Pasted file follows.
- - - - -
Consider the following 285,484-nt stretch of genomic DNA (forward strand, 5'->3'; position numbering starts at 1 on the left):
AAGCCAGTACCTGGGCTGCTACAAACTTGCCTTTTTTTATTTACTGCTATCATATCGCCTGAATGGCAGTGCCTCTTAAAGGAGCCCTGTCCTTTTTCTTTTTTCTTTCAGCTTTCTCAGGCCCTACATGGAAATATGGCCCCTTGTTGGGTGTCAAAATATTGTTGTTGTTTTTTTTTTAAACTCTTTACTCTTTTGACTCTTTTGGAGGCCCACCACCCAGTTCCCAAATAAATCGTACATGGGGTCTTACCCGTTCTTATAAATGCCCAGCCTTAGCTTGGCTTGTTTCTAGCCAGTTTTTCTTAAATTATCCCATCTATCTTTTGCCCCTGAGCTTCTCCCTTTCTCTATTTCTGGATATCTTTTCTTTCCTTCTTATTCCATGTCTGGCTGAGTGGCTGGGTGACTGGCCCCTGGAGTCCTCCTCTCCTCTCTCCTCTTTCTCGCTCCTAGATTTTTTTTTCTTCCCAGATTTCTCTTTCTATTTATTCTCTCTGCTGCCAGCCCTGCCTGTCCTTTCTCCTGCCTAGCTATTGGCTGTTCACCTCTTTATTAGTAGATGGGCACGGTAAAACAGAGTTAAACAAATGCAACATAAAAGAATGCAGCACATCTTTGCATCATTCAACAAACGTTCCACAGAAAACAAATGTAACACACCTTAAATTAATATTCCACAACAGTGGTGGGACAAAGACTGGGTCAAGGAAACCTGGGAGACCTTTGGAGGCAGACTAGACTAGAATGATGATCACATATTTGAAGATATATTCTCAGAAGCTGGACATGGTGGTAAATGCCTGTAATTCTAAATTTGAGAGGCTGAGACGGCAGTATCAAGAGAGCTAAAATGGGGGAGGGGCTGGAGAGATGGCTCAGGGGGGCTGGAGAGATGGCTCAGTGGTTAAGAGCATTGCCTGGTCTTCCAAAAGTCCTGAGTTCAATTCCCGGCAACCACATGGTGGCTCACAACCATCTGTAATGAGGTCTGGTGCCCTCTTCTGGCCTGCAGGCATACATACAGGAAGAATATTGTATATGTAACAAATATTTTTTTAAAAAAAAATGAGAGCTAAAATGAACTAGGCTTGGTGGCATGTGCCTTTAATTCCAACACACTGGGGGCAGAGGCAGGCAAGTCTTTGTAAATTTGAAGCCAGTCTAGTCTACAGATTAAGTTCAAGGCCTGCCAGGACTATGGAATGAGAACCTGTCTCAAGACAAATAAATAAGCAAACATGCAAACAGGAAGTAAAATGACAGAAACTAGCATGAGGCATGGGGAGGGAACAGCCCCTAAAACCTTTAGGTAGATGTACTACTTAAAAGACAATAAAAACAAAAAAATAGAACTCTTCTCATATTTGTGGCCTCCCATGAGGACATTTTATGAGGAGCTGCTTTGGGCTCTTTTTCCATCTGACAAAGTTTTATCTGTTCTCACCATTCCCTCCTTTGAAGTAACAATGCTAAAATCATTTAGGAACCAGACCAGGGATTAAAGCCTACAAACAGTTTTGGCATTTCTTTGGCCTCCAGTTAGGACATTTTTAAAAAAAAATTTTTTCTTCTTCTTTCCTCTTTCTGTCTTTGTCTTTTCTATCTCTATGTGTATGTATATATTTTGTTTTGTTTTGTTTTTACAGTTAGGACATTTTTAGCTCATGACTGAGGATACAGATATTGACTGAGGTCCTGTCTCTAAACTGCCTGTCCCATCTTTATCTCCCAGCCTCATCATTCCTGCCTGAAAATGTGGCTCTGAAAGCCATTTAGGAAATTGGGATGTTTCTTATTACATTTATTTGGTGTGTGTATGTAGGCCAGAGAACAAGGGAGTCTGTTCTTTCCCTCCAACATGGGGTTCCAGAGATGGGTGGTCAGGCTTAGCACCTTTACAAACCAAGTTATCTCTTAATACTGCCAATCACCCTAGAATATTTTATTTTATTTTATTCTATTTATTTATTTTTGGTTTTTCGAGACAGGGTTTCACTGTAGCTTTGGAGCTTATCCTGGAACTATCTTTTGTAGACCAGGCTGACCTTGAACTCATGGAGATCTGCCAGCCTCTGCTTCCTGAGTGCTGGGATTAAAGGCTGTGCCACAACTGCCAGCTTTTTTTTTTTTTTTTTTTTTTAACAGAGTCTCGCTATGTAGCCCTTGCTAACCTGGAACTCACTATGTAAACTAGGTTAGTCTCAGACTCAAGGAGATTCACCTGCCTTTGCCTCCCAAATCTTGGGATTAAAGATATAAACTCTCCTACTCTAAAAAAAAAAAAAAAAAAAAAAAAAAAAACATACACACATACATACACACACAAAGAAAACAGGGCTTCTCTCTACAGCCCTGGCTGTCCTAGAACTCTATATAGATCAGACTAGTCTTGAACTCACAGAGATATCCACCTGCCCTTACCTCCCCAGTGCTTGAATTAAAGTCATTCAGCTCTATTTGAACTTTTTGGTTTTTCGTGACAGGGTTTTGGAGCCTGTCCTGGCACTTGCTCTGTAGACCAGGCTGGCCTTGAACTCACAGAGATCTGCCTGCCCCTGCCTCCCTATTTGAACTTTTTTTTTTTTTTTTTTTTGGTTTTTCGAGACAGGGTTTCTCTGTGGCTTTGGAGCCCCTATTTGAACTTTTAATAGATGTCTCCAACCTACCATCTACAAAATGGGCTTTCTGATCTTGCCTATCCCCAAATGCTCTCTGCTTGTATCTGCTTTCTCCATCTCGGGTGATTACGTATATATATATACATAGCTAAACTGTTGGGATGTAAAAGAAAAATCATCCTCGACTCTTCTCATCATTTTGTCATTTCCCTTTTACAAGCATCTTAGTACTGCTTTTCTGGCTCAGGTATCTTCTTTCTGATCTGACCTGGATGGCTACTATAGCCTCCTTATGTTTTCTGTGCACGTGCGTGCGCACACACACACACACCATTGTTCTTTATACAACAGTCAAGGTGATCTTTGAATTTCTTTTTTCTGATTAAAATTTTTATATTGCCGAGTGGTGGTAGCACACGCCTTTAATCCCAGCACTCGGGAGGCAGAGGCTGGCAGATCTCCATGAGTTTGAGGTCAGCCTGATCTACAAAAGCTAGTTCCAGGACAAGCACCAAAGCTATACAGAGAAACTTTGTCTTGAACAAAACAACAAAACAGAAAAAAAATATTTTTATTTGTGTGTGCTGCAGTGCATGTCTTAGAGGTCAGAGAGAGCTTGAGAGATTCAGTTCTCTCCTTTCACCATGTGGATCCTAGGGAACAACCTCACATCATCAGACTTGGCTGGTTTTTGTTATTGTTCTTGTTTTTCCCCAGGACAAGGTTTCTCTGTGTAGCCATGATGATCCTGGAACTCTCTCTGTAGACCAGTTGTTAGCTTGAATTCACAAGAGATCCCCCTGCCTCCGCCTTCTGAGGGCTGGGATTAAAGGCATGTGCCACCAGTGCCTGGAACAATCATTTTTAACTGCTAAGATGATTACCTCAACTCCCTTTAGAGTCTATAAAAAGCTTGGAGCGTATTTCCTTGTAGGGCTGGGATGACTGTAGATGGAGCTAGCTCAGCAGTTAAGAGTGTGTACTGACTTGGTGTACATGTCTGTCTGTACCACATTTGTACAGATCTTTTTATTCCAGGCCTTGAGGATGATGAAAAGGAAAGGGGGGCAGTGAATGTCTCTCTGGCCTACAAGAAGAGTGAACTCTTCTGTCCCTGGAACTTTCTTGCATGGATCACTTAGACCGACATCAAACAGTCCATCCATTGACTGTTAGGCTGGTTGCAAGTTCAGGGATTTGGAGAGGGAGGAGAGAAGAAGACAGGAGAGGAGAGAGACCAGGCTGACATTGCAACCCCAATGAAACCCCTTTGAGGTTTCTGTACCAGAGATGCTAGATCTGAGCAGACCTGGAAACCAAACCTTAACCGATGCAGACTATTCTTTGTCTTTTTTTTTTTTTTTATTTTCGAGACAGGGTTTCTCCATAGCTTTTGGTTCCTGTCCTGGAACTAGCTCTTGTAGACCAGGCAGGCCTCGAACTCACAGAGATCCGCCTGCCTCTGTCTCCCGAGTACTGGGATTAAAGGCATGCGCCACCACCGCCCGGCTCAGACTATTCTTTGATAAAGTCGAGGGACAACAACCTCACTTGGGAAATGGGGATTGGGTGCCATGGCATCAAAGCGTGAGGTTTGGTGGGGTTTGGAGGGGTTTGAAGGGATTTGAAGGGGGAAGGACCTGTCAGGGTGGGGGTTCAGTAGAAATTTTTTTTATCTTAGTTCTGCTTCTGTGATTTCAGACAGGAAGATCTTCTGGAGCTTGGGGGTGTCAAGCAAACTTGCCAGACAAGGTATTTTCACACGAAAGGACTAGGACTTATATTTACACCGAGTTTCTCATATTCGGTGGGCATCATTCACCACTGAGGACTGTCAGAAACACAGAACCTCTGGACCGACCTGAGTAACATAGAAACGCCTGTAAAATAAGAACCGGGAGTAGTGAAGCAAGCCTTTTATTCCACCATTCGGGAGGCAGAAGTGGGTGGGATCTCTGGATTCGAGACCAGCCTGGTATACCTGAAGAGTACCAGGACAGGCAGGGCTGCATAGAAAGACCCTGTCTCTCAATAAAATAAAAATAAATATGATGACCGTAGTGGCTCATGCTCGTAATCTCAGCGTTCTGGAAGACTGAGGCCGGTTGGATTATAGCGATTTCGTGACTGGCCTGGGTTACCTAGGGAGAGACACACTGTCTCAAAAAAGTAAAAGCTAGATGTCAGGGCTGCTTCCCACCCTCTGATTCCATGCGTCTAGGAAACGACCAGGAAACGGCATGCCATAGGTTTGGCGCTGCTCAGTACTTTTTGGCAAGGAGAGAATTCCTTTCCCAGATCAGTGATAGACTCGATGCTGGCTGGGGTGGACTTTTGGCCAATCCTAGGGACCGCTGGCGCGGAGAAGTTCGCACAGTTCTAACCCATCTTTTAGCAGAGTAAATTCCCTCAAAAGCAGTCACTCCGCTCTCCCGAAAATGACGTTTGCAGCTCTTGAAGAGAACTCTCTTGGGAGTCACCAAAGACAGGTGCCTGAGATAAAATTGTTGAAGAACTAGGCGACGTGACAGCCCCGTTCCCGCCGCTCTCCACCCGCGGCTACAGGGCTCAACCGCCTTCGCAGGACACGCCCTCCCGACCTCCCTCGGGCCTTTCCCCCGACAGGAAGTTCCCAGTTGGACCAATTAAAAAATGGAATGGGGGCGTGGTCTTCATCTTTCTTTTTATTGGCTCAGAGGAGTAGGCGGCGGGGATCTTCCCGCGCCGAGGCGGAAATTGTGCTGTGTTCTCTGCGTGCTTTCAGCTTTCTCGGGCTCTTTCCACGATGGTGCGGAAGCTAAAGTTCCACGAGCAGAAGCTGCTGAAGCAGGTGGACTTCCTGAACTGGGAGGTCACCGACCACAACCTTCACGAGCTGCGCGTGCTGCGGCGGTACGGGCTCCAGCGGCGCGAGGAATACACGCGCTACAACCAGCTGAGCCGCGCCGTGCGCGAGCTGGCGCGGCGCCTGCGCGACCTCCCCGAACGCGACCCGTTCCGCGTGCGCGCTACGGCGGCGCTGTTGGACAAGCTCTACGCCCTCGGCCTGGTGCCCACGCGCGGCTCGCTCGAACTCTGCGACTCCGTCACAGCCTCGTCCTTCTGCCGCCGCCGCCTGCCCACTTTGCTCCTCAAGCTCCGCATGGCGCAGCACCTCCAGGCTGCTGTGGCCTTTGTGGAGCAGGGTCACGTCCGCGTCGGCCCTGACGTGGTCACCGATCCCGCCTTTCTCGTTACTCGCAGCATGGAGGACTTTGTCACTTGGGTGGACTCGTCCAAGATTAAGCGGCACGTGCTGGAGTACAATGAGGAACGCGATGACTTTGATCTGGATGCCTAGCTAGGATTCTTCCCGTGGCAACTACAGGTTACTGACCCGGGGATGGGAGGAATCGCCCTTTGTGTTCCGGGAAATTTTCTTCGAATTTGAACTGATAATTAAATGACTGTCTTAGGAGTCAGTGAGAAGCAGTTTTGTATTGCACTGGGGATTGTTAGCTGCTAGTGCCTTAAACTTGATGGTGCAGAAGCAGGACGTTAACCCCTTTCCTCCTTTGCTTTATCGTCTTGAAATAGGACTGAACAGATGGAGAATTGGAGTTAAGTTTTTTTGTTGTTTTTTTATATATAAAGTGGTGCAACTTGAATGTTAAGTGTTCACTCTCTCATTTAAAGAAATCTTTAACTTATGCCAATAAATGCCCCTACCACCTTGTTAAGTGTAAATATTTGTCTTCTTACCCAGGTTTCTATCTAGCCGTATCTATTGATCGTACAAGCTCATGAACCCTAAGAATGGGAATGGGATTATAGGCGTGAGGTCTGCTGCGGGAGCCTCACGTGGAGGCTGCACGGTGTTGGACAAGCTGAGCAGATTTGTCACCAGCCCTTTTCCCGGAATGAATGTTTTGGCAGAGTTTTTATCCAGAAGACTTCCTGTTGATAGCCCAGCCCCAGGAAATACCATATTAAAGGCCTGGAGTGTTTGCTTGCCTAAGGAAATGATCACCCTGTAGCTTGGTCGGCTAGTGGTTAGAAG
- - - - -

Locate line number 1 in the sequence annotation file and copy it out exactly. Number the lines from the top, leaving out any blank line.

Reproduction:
Consider the following 285,484-nt stretch of genomic DNA (forward strand, 5'->3'; position numbering starts at 1 on the left):